Track by Track Discussion: Heart Of A Flatland Boy with Erik Dylan

Track by Track Discussion: Heart Of A Flatland Boy with Erik Dylan



I had the privilege of sitting down and having a track by track discussion with Erik Dylan, regarding his new, independent album, entitled “Heart of A Flatland Boy”.  I hope you all buy or download the album because it really is a breath of fresh air in this day in age of country music.  The following are my thoughts after listening to the album followed by where the origins of each song came from by the artist himself …


Heart of a Flatland Boy


MTMS: When I hear this song, I hear a straight up heartland song written for the people who work hard and won’t be knocked down, no matter what. And the way you sing it is raw and unapologetic, sort of the way those its written for live their life.

Erik Dylan:  Where I’m from in Kansas, we have a lot to be thankful for.  But we also have a lot to be angry about.  My people don’t get enough credit for what they do.  They are the ones who clock in every day, drive tractors, pour steel, bust their asses and raise their babies.  They are also the first to get screwed, laid off, and forgotten.  I’m just sick of it.  I guess I would consider this song an anthem for the under appreciated shrinking middle class.  I feel like in many ways it is my job as a songwriter to write vicariously through them.  And I’m damn proud to take that job.



It Aint Broke

MTMS: I love how this song was strategically placed the follow Heart of a Flatland Boy, as its also written about the small town people, but less from the point of view of not being knocked down, but more about how much they love the life they live and appreciate the small time living. The verse about the guy giving up the scholarship for love and a piece of land, but not regretting it really stands out.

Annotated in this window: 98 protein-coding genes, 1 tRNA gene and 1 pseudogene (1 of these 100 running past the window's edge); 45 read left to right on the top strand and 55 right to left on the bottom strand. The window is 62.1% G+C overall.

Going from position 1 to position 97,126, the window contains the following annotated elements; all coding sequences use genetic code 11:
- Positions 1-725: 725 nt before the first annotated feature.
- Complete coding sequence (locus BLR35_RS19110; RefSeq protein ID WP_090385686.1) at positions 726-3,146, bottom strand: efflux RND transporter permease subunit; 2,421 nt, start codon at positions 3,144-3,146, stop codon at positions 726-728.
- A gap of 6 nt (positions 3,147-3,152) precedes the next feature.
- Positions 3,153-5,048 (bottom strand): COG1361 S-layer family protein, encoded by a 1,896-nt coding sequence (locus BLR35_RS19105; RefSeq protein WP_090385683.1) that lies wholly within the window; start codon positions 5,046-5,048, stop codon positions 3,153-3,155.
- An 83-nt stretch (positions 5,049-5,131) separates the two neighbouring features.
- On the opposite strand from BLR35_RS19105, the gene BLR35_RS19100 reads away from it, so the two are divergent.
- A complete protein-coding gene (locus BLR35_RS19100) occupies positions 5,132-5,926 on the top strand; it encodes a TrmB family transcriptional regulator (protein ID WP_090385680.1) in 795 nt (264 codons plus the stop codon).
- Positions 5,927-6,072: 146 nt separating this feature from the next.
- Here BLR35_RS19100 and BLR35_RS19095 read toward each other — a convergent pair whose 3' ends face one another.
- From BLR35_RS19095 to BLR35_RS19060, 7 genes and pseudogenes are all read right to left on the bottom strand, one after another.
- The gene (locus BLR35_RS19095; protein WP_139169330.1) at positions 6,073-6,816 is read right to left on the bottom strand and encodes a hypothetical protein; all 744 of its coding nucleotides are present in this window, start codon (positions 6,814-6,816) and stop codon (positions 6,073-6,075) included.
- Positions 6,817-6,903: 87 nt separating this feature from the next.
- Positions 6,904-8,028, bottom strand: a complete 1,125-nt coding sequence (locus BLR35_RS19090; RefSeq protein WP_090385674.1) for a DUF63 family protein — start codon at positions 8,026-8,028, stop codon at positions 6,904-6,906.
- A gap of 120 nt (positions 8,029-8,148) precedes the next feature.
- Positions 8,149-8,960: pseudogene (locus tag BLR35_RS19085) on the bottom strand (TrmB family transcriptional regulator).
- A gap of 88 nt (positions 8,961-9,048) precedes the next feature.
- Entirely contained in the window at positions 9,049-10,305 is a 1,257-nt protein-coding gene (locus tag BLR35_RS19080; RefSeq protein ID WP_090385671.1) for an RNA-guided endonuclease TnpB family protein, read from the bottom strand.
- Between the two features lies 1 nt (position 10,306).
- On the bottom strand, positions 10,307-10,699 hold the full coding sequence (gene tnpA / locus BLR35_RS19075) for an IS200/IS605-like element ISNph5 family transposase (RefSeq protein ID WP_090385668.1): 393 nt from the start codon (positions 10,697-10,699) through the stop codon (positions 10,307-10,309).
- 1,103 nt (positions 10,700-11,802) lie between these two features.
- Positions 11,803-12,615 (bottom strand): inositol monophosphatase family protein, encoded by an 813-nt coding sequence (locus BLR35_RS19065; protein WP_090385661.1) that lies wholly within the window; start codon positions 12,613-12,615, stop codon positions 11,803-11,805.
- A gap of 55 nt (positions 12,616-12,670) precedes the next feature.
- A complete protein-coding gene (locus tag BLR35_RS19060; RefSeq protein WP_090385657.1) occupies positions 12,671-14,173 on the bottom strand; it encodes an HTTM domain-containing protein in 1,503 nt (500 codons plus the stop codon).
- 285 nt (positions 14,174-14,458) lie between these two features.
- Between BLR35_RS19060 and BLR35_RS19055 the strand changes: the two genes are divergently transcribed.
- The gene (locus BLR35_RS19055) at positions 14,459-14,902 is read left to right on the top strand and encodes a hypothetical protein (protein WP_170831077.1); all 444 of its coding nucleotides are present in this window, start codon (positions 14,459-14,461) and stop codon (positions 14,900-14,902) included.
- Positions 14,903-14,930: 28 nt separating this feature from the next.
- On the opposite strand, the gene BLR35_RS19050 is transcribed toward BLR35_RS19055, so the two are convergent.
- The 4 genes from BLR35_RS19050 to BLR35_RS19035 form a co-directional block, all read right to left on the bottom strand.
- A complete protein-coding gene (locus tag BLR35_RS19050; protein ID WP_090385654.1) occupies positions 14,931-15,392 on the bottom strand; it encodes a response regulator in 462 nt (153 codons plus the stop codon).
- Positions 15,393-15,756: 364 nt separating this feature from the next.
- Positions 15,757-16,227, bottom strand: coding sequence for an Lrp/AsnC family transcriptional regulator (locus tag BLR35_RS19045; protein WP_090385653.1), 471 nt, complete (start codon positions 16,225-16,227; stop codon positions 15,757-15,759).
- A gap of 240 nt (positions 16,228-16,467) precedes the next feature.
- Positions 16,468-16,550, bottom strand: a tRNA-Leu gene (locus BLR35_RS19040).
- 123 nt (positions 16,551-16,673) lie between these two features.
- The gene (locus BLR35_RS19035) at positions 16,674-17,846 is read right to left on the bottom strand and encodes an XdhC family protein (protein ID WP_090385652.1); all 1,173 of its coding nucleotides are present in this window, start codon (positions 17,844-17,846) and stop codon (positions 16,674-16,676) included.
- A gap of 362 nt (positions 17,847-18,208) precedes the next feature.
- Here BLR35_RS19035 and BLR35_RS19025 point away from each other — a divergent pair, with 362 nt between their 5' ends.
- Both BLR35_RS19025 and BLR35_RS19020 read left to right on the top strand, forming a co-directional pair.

Erik Dylan:  This song is best described as pure flatland philosophy. If something is working, don’t fix it. There is a beauty in knowing some things will never change. It inspires me. I wrote it about my hometown in Kansas but honestly, this could be anybody’s hometown. It’s beautiful to me.  I watch wrecking balls turn history into high rises & parking lots every day on Music Row. It wasn’t broke. It was alive. They broke it. Glad that won’t happen in my town.




Pink Flamingos

MTMS: To say I love this song would be an understatement. From the edgy songwriting to the musical breakdown, this is a hell of a song.  Who thought that a song about getting revenge from domestic abuse could also be so catchy.  Where did you come from in writing this one?

Erik Dylan: I had that phrase “pushing up pink flamingos” in my head for a few months. When I sat down to write the song with Adam James we came to the conclusion that somebody just had to die in this song.  We didn’t want it to go down the typical murder ballad road. I wanted to write it from the perspective of the people who saw what happened and looked the other way. I’m not saying it is right, but I do understand why they pled the fifth. Sometimes bad shit happens to good people. And sometimes small town justice prevails.


Willie Nelson T-Shirt


MTMS: So many emotions run through my mind when hearing this song. It starts with true love, then immediately switches to heartbreak, anger, disgust, and then humor.  It’s clever and fun, while still being heartbreaking.  How are you able to execute both sides in a single song as a songwriter?

Erik Dylan: I think this is pretty typical of most guys. It is our grieving process after being done wrong. Hurt turns to anger. Anger turns to disgust. And in the end the all you can do is get your favorite Willie Nelson T-shirt back and try to make her jealous as hell on the rebound.



The Good Life

MTMS: Out of all the songs on the album, I could see this being the live show anthem. It’s got such a build and emotional progression.  It’s relatable to every listener and brings about a sense of optimism no matter how dark life seems.  The line “life ain’t worth living if it ain’t hard” hits you in the heart and gut at the same time.

Erik Dylan: I felt like writing a song that celebrates the struggle of living the so-called “good life”. This song is a tip of the hat to every guy that takes care of their family and hangs in no matter the cost. It’s a song for the ones who get through the rough patches running on faith and love. My dad is one of those guys. I want to be that guy for my family.